# Slope of Linear Functions

The concept of slope is important in economics because it is used to measure the rate at which changes are taking place. Economists often look at how things change and about how one item changes in response to a change in another item.

It may show for example how demand changes when price changes or how consumption changes when income changes or how quickly sales are growing.

Slope measures the rate of change in the dependent variable as the independent variable changes. The greater the slope the steeper the line.

Consider the linear function:

y = a + bx

b is the slope of the line. Slope means that a unit change in x, the independent variable will result in a change in y by the amount of b.

slope = change in y/change in x = rise/run

Slope shows both steepness and direction. With positive slope the line moves upward when going from left to right. With negative slope the line moves down when going from left to right.

If two linear functions have the same slope they are parallel.

Slopes of linear functions

The slope of a linear function is the same no matter where on the line it is measured. (This is not true for non-linear functions.)     An example of the use of slope in economics

Demand might be represented by a linear demand function such as

Q(d) = a - bP

Q(d) represents the demand for a good

P represents the price of that good.

Economists might consider how sensitive demand is to a change in price. This is a typical downward sloping demand curve which says that demand declines as price rises. This is a special case of a horizontal demand curve which says at any price above P* demand drops to zero. An example might be a competitor's product which is considered just as good. This is a special case of a vertical demand curve which says that regardless of the price quantity demanded is the same. An example might be medicine as long as the price does not exceed what the consumer can afford.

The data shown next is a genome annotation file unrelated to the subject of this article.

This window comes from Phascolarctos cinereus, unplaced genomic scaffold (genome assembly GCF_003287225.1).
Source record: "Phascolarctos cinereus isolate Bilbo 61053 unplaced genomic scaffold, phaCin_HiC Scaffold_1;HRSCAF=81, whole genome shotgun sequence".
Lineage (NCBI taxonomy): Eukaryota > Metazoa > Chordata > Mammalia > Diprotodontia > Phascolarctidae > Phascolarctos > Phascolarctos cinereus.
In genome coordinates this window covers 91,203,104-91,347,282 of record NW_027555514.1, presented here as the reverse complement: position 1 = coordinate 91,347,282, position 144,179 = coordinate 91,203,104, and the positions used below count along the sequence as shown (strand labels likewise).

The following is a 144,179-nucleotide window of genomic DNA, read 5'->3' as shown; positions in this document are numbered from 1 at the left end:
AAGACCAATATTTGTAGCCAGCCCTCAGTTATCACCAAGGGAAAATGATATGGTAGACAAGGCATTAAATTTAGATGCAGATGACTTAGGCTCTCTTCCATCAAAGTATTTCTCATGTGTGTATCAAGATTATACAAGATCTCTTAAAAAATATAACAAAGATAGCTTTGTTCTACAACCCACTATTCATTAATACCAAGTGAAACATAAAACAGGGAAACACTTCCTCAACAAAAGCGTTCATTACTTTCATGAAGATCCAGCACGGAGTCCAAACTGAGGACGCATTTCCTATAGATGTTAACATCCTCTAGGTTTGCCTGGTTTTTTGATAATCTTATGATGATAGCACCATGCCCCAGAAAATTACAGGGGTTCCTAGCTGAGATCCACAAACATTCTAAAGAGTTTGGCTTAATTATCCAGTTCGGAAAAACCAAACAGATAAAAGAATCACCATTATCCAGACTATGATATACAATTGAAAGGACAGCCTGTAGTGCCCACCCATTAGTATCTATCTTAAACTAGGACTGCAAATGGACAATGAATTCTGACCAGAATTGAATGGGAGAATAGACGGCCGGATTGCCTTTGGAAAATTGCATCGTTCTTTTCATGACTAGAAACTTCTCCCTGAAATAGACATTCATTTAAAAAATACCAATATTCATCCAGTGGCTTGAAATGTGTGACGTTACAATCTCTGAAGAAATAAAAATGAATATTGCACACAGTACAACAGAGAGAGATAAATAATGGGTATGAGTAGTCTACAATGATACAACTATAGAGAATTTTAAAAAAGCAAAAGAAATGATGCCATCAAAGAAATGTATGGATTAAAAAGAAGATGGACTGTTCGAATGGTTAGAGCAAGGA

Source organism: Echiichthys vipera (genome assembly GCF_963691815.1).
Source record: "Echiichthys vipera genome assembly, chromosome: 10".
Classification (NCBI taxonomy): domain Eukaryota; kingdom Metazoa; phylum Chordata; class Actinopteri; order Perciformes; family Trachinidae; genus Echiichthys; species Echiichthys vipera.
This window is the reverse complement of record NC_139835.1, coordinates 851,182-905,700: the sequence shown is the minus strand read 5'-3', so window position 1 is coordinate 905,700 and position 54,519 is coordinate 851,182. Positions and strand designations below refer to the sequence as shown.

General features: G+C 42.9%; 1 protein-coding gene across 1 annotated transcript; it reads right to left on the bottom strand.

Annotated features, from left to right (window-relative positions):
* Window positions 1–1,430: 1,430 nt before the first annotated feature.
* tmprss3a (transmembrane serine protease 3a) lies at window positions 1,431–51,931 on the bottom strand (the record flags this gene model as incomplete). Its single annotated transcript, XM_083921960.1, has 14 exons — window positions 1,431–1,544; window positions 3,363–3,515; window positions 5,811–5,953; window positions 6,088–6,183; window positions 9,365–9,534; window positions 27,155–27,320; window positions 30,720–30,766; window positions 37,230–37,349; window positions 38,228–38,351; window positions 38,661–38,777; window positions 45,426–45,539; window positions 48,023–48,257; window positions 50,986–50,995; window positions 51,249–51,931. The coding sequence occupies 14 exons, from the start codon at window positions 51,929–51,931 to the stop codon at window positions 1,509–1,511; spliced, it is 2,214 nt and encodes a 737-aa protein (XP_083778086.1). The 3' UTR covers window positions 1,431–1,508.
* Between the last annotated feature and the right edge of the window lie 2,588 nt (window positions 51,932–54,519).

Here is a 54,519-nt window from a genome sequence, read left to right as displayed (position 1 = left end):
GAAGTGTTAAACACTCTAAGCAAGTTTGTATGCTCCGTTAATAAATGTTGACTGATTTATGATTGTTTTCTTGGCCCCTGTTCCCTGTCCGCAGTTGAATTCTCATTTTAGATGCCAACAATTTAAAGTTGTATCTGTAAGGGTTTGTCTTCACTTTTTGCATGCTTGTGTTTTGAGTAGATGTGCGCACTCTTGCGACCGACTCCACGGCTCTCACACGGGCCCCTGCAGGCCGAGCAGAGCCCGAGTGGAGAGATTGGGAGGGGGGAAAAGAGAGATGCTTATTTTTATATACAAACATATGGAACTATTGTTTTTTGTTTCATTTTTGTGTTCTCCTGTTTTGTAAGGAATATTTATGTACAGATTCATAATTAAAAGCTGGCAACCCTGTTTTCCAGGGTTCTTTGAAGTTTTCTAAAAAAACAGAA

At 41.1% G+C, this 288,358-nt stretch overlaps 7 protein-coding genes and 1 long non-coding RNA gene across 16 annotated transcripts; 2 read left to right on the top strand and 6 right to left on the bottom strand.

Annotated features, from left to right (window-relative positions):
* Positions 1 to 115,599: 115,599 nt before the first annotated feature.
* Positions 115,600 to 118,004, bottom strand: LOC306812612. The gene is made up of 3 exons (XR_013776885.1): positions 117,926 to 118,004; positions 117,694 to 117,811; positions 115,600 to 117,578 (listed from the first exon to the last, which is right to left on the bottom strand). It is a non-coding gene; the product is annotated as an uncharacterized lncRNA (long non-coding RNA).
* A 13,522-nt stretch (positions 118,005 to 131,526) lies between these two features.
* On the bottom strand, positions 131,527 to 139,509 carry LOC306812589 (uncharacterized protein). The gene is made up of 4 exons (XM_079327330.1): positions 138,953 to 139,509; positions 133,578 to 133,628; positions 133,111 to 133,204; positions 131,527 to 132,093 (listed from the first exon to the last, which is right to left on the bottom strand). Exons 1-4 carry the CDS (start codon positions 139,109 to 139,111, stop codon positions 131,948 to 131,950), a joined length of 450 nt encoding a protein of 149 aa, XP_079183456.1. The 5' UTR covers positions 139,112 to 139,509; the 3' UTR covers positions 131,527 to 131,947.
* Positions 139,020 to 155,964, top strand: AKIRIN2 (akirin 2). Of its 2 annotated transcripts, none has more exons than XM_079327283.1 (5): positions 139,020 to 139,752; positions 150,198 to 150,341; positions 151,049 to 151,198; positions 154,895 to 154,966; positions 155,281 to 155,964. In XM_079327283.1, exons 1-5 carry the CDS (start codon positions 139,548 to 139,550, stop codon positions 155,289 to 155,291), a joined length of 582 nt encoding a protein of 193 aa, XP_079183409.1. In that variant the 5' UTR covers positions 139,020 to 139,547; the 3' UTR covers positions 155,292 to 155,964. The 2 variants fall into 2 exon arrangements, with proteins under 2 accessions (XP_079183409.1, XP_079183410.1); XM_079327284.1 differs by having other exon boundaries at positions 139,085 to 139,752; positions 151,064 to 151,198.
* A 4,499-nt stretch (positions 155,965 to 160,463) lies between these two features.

Supply might be represented by a linear supply function such as

Q(s) = a + bP

Q(s) represents the supply for a good

P represents the price of that good.

Economists might consider how sensitive supply is to a change in price. This is a typical upward sloping supply curve which says that supply rises as price rises.

An example of the use of slope in economics

The demand for a breakfast cereal can be represented by the following equation where p is the price per box in dollars:

d = 12,000 - 1,500 p

This means that for every increase of \$1 in the price per box, demand decreases by 1,500 boxes.

Calculating the slope of a linear function

Slope measures the rate of change in the dependent variable as the independent variable changes. Mathematicians and economists often use the Greek capital letter D or D as the symbol for change. Slope shows the change in y or the change on the vertical axis versus the change in x or the change on the horizontal axis. It can be measured as the ratio of any two values of y versus any two values of x.  Example 1

Find the slope of the line segment connecting the following points:

(1,1) and (2,4)

x1 = 1              y1 = 1

x2 = 2              y2 = 4  Example 2

Find the slope of the line segment connecting the following points:

(-1,-2) and (1,6)

x1 = -1              y1 = -2

x2 = 1               y2 = 6  Example 3

Find the slope of the line segment connecting the following points:

(-1,3) and (8,0)

x1 = -1              y1 = 3

x2 = 8               y2 = 0  [Index]